10 November 2011/day 5 of Panauti somayajña.
“O thou who seest all things, Sovran as thou art and passing strong, thy rays encompass all abodes.
Pervading with thy natural powers thou flowest on, and as the whole world’s Lord, O Soma, thou art King.
The beams of Pavāmana, sent from earth and heaven, his ensigns who is ever steadfast, travel round.”
This morning, I am stepping on the earth more carefully than before; I take the Nepali tilaka with a careful hand, moving slowly to impress every moment with significance. It’s the last full day of rituals here, and I do not know if I will be blessed to witness this rite again.
I pull off my heavy sandals and duck inside, hoping to slip into the shelter’s peace unnoticed. A few children run past me, skipping a circle on the mats and then looking back at me giggling. People have already started to gather, and a lady makes a circling gesture, her and her companions’ faces asking an untranslated question. I nod. Today will be more parikrama indeed, to offer devotions into this living temple while it still stands.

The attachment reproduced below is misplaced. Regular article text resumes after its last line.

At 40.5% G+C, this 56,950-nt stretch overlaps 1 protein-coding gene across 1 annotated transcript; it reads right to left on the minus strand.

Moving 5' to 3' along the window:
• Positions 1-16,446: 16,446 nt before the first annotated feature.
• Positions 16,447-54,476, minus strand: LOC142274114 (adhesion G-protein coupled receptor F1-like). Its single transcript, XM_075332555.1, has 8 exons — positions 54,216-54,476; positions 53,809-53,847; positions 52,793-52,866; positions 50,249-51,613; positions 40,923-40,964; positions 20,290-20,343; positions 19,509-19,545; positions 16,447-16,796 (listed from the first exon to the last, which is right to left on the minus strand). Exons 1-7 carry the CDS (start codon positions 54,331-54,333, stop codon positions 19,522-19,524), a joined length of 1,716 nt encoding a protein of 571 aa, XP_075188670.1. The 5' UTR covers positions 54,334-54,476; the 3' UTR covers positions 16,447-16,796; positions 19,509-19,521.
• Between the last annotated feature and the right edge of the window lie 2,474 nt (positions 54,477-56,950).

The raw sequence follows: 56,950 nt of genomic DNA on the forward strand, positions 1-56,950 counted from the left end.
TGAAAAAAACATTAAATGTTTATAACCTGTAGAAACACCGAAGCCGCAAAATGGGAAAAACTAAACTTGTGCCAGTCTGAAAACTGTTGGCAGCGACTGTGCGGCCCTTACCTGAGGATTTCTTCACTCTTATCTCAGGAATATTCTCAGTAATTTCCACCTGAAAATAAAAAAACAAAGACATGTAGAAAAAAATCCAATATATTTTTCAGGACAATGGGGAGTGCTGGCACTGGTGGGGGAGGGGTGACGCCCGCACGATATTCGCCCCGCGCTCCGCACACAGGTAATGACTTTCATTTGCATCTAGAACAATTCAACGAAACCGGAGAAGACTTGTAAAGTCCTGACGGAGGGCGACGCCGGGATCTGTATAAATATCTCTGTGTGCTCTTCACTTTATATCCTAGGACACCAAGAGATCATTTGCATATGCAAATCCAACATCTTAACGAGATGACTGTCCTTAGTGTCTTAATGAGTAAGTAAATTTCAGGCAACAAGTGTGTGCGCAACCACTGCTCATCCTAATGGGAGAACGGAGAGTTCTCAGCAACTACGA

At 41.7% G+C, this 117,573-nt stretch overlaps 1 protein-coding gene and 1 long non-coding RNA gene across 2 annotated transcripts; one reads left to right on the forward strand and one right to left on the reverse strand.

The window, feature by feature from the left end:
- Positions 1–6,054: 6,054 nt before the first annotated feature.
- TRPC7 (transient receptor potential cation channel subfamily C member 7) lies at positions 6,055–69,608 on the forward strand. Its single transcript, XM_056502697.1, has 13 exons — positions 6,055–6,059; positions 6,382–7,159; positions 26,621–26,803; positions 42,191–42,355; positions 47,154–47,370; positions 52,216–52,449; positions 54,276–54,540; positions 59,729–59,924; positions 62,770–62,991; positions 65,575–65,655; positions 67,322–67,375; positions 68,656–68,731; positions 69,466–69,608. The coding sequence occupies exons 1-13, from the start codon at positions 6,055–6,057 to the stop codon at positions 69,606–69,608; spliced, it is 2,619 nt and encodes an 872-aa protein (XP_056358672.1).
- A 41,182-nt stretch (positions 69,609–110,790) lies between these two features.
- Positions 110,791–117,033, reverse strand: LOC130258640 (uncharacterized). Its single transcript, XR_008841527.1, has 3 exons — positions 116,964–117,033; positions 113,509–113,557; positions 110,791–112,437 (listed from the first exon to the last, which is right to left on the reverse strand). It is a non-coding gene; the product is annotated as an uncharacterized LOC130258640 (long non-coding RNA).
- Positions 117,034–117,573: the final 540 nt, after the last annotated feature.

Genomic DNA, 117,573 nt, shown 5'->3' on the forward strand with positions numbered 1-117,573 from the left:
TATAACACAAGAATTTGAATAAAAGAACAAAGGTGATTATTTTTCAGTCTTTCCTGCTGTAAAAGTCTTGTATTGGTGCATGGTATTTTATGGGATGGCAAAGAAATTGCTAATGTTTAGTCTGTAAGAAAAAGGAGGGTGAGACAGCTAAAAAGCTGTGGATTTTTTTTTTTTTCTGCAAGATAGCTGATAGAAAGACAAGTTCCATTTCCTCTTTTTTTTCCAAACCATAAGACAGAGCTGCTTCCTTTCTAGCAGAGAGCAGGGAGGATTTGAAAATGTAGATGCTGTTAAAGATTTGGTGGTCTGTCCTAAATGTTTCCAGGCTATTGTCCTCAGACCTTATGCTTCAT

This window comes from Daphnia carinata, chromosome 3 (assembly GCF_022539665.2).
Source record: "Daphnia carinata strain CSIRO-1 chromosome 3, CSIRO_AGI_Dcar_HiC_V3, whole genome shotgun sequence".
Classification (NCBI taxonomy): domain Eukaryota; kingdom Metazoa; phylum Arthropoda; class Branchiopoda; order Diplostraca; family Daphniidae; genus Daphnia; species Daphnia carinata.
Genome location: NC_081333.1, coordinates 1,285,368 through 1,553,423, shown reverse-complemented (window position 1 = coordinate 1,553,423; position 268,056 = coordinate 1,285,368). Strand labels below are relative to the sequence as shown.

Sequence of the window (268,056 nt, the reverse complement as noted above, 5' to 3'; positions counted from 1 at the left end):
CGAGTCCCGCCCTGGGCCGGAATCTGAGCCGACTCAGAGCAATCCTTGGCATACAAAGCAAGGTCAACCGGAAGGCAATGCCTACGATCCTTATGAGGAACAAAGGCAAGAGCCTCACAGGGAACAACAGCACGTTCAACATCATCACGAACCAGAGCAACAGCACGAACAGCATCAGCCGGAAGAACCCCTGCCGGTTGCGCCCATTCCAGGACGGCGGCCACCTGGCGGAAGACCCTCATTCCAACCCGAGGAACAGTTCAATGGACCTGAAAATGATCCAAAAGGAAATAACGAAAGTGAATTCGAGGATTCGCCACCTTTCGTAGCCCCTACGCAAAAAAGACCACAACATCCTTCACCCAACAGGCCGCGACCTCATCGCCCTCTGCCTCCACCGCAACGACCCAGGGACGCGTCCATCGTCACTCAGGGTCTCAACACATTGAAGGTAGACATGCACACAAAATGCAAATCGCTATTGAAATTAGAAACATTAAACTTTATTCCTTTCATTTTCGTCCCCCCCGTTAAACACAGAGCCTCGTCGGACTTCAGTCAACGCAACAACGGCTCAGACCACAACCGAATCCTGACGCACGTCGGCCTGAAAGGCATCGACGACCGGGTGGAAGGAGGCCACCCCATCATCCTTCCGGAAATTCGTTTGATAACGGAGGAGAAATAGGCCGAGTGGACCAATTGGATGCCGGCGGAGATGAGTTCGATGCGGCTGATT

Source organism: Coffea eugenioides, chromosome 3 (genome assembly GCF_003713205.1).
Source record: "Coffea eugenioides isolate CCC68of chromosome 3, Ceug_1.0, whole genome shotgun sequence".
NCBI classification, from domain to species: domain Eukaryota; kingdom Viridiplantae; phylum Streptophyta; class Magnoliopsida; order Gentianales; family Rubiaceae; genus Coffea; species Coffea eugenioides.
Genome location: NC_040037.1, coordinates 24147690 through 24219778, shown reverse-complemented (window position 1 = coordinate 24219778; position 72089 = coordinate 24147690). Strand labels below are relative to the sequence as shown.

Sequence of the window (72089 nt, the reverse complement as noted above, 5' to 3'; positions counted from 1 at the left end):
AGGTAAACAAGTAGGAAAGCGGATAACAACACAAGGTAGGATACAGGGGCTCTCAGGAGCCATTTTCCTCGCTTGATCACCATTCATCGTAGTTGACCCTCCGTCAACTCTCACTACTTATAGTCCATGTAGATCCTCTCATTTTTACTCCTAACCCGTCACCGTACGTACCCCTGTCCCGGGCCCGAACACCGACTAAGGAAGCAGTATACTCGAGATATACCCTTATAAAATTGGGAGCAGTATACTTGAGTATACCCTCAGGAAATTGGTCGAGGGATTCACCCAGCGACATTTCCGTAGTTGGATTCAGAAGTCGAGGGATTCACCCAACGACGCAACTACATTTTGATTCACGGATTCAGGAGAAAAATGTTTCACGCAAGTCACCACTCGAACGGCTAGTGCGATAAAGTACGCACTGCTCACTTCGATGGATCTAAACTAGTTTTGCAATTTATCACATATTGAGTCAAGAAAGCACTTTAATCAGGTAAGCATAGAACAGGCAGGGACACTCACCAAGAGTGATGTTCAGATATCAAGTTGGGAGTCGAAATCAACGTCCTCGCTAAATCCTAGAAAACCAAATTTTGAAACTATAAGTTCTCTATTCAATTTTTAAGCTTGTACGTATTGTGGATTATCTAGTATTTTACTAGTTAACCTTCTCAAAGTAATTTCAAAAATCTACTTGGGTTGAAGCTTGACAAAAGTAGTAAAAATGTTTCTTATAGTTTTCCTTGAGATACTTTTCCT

I realise that I have not visited Indreshwar temple, and may not, because I don’t want to leave these potent fires to step on cold, ancient stone.
A few volunteers sweep yesterday’s dust from the carpets and mats as I set down my bag and jacket and prepare to walk. Two-and-a-half sides of the rectangular ground are covered; the remaining one-and-a-half sides are bare dirt with pebbles, sharp rocks, hay blades. My feet are already sore and torn. But I take heart; there is no need to rush on this calm, cool early morning, and I recall Śrī Ramana Mahaṛṣi’s instruction on parikrama:
“One should go round either in mouna (silence) or dhyana (meditation) or japa (repetition of Lord’s name) or sankeertana (bhajan) and thereby think of God all the time. One should walk slowly like a woman who is in the ninth month of pregnancy.”
Silent japa seems to echo and vibrate within the body, and I am already restless; walking slowly does not come naturally to me. But I move, my heart attentive to the centre fires, and a dreamy peace descends.